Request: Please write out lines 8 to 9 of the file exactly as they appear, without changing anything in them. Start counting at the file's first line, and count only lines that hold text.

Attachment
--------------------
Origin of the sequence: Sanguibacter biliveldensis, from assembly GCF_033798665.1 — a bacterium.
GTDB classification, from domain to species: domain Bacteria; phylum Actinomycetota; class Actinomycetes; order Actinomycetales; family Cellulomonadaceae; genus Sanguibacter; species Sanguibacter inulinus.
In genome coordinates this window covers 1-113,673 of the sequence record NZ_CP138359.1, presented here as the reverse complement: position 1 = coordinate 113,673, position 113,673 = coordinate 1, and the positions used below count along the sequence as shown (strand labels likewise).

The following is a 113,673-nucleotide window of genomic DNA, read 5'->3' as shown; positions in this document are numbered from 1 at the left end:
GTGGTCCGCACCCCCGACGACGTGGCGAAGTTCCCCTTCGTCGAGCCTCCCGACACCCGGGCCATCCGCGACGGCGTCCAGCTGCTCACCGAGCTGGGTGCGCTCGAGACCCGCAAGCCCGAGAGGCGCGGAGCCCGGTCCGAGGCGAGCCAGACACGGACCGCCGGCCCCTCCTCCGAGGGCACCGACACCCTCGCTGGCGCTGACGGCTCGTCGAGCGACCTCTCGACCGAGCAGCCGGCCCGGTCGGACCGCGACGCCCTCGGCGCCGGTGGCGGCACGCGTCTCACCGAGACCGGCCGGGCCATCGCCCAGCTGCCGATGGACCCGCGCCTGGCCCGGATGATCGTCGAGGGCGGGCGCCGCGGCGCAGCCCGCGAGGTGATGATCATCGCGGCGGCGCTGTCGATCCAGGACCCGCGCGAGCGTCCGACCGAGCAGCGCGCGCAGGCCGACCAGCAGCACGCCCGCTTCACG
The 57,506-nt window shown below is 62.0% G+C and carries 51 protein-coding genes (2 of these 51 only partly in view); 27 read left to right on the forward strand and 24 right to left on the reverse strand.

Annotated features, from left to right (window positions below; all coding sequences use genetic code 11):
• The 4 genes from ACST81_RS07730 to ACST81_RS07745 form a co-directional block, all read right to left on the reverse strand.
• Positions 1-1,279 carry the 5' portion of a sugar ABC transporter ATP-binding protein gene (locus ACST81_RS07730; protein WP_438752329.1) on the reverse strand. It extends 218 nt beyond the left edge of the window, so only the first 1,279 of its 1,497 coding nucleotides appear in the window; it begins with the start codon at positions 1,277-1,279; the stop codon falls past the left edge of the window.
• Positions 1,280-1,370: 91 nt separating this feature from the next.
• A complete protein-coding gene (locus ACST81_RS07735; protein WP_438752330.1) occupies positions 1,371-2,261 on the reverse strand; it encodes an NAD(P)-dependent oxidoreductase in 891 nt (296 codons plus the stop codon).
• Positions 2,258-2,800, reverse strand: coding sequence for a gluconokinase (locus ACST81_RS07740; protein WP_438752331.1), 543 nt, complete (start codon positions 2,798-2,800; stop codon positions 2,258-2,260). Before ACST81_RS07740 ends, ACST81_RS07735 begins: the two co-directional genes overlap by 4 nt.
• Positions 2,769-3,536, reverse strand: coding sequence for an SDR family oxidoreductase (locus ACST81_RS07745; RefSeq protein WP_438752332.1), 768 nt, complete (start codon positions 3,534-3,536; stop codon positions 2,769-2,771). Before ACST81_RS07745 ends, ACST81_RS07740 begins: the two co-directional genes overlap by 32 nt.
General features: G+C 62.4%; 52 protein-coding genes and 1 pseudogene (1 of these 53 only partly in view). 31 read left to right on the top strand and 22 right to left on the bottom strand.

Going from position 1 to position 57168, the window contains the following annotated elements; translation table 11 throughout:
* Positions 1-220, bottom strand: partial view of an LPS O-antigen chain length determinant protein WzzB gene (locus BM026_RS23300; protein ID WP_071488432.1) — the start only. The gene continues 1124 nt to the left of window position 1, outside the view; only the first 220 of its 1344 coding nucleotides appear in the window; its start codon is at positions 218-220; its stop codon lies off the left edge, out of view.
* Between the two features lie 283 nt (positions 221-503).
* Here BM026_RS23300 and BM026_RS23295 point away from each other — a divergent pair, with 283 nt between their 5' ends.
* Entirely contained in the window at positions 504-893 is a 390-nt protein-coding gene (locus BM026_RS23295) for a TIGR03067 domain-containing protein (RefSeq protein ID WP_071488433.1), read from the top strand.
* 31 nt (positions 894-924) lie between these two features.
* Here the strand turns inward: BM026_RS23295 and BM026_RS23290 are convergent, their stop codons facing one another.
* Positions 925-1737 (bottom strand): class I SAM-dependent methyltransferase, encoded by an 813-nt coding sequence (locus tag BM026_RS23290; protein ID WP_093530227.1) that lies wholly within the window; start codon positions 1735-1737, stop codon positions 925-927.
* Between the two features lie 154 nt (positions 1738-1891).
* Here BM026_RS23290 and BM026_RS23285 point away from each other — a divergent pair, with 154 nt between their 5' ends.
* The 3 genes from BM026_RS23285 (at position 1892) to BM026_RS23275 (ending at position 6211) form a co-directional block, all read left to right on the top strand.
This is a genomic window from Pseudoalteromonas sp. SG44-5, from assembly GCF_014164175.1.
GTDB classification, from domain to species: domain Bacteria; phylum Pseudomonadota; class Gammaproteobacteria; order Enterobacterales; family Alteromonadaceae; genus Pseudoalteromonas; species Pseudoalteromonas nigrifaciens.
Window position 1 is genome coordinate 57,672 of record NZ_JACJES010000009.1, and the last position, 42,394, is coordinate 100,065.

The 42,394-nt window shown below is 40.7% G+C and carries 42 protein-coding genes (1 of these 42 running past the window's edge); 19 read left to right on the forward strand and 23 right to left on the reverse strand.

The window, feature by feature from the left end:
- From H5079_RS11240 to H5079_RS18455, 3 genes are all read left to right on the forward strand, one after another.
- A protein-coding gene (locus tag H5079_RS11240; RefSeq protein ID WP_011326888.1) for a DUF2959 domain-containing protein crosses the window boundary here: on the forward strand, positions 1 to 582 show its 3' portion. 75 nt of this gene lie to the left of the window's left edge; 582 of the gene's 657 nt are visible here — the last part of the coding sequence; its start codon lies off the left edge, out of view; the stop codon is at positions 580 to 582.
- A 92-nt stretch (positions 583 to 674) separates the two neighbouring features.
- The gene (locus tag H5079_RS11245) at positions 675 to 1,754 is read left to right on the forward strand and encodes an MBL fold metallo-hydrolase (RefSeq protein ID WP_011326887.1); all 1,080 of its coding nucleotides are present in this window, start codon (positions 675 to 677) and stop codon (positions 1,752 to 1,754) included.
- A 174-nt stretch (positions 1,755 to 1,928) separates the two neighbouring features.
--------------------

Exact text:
• The 4 genes from ACST81_RS07730 to ACST81_RS07745 form a co-directional block, all read right to left on the reverse strand.
• Positions 1-1,279 carry the 5' portion of a sugar ABC transporter ATP-binding protein gene (locus ACST81_RS07730; protein WP_438752329.1) on the reverse strand. It extends 218 nt beyond the left edge of the window, so only the first 1,279 of its 1,497 coding nucleotides appear in the window; it begins with the start codon at positions 1,277-1,279; the stop codon falls past the left edge of the window.